The chapel consists of a triumphal arch-like portico with stairs leading to a circular space which contains a partial dome and richly decorated walls. A silver capsure made by Giovanni Andrea Troisi (Pietro Paolo's brother) and Annetto Pullicino serves as the centrepiece of the altar.[2]

Engravings

Troisi engraved portraits of Grand Masters Zondadari and Vilhena in 1720 and 1724 respectively. The latter was published in the code of laws Leggi e costituzioni prammaticali.[2]

He also made engravings on silverware, such as a dish depicting Victory over Land and Sea which was commissioned as a gift on the occasion of a marriage between the Pallavicini and Spinola families.[2]

Bronze busts and statues

Bronze statue of Vilhena (1736) originally at Fort Manoel, attributed to Troisi

Troisi made a number of bronze busts depicting Grand Master Vilhena. He is known to have made two busts located at the Magisterial Palace and the Banca Giuratale in Mdina; the latter is now found at the Manoel Theatre museum. Other portraits of the Grand Master such as a tondo relief at the Magisterial Palace, and busts at the Franciscan convent in Valletta, the Conservatorio in Floriana and the Chancery in Valletta are also stylistically attributed to Troisi, although there is no documentary evidence of this.[2]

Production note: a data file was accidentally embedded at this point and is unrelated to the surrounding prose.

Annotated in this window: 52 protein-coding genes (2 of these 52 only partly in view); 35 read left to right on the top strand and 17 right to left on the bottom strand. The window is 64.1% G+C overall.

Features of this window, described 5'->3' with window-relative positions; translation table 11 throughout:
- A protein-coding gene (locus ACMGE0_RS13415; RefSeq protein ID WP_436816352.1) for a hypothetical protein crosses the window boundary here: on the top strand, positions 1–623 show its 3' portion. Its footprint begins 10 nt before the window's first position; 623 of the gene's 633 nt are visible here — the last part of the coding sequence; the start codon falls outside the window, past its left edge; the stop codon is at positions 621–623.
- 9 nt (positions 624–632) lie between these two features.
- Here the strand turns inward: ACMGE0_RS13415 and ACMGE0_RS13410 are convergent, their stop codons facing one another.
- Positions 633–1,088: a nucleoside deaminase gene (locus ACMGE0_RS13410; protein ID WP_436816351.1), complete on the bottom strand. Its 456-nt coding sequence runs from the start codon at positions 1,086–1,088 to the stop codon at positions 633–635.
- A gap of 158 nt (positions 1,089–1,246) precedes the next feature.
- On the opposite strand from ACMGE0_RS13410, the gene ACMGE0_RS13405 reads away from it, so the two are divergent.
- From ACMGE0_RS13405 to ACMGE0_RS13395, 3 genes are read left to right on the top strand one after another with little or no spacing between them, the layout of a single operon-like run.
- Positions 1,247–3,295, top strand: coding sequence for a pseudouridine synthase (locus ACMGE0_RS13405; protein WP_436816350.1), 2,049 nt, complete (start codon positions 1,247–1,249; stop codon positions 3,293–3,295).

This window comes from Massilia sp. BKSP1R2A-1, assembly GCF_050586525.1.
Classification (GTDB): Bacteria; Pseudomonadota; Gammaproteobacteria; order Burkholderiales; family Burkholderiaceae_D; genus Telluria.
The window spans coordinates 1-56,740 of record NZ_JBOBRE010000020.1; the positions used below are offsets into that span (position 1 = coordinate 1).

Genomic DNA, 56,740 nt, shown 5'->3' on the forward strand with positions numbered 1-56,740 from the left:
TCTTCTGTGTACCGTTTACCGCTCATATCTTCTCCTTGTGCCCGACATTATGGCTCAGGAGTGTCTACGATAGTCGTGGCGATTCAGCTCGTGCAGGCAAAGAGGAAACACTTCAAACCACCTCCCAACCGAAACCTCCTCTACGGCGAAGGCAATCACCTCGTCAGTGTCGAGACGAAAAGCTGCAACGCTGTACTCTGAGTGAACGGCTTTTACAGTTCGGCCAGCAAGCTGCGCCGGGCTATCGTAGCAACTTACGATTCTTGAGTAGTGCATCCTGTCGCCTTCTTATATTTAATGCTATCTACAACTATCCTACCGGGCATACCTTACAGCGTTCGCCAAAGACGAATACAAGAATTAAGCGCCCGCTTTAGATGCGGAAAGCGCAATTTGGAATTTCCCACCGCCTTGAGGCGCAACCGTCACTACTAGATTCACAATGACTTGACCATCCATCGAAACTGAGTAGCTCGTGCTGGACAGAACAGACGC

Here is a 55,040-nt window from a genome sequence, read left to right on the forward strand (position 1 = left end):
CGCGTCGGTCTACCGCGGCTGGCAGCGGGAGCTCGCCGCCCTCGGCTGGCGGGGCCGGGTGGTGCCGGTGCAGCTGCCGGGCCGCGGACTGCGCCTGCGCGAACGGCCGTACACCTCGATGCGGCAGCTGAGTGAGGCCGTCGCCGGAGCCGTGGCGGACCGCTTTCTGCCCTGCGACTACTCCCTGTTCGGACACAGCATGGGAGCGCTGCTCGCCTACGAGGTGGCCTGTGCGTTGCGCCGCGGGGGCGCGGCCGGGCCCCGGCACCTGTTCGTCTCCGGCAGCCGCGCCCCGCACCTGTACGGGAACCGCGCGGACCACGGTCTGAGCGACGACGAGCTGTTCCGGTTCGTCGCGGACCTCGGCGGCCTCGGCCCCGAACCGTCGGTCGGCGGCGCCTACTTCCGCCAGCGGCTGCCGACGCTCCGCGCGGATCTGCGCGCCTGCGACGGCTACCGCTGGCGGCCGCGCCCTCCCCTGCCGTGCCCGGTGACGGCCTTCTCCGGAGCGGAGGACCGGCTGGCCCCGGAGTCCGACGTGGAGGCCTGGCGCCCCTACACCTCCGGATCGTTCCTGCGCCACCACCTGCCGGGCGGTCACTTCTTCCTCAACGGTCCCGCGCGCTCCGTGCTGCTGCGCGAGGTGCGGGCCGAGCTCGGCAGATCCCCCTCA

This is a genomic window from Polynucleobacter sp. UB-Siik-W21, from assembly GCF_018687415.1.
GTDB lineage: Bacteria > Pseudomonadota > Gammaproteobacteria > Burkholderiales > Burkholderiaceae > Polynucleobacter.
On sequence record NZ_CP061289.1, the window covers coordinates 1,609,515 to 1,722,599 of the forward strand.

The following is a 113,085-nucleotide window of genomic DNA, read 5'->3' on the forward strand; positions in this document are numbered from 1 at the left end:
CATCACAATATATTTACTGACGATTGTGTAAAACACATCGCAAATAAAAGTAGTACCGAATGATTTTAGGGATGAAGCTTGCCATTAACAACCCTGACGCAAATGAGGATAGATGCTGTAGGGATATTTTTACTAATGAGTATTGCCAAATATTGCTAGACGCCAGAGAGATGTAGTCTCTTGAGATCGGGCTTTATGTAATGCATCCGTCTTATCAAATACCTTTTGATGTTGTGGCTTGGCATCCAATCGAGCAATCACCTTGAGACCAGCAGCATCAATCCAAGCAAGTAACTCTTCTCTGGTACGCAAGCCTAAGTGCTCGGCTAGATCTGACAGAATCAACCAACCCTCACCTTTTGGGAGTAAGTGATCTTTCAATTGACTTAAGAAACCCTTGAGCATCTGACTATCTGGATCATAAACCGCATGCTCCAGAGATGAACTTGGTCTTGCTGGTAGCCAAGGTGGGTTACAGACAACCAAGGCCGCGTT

The design of a life-size statue of Vilhena which was commissioned by the knight Felician de Savasse in 1734 is also attributed to Troisi.[2] The statue was cast in bronze by Louis Bouchet, and it was installed in the piazza of Fort Manoel in 1736. The statue was relocated multiple times after 1858, and it is presently located in Pope John XXIII Square in Floriana.[5]

Silverwork

Troisi was a skilled silversmith, and he gained these skills through apprenticeship with his father. His brothers Massimiliano and Giovanni Andrea and their children also worked in this trade. In 1721, he was commissioned to produce a silver ceremonial mace, possibly for the jurats of the Università of Mdina.[2] He also manufactured a number of silver religious objects for churches, and details of some of his works are known through transactions.[1]